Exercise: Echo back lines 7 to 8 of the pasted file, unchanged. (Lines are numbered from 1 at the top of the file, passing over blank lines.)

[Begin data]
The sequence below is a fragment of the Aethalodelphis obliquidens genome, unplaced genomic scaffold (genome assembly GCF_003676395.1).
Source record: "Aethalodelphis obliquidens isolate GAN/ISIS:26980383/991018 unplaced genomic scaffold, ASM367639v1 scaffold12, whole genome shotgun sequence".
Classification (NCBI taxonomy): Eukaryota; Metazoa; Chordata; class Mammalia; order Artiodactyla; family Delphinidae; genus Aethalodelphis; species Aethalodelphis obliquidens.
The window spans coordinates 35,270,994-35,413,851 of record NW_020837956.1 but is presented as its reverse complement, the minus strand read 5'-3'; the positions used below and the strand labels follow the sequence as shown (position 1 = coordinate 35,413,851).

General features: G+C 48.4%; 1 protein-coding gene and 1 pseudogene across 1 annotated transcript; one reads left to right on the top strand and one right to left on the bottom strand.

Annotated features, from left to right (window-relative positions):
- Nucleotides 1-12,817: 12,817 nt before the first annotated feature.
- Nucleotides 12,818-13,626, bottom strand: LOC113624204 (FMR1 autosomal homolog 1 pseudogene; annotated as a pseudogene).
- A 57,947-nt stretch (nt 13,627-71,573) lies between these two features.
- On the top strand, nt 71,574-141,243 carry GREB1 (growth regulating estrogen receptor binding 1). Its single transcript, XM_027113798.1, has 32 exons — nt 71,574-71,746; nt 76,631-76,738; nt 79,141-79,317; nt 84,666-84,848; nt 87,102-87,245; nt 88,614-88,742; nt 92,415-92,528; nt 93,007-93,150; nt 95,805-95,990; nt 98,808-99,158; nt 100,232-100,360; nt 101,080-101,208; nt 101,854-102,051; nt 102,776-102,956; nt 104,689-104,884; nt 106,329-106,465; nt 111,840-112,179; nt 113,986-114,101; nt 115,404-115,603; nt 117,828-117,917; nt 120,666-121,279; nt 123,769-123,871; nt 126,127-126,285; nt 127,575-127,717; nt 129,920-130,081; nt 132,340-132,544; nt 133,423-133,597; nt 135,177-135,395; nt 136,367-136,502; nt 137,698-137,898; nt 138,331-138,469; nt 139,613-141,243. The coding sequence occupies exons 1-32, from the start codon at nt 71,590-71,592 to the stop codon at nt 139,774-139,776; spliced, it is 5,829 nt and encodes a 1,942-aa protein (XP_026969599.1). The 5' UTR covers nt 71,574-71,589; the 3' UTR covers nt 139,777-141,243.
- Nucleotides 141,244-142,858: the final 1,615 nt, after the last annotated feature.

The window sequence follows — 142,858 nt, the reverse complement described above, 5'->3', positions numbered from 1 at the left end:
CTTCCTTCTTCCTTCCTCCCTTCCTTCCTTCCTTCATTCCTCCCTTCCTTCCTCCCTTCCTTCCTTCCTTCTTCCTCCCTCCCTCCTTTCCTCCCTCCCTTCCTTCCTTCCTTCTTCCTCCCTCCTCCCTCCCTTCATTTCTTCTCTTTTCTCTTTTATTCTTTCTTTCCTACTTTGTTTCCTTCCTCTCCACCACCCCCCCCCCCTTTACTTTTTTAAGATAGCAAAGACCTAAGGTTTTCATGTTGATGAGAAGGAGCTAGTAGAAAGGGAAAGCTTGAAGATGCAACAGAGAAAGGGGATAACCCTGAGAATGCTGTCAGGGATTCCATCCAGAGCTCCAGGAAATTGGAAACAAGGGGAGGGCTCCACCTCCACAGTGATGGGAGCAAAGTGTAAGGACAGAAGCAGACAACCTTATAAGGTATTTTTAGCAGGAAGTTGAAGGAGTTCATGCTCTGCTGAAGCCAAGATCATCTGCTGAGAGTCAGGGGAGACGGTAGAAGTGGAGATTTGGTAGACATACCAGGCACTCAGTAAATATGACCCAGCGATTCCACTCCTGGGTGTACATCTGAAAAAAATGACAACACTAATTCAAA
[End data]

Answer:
- Nucleotides 1-12,817: 12,817 nt before the first annotated feature.
- Nucleotides 12,818-13,626, bottom strand: LOC113624204 (FMR1 autosomal homolog 1 pseudogene; annotated as a pseudogene).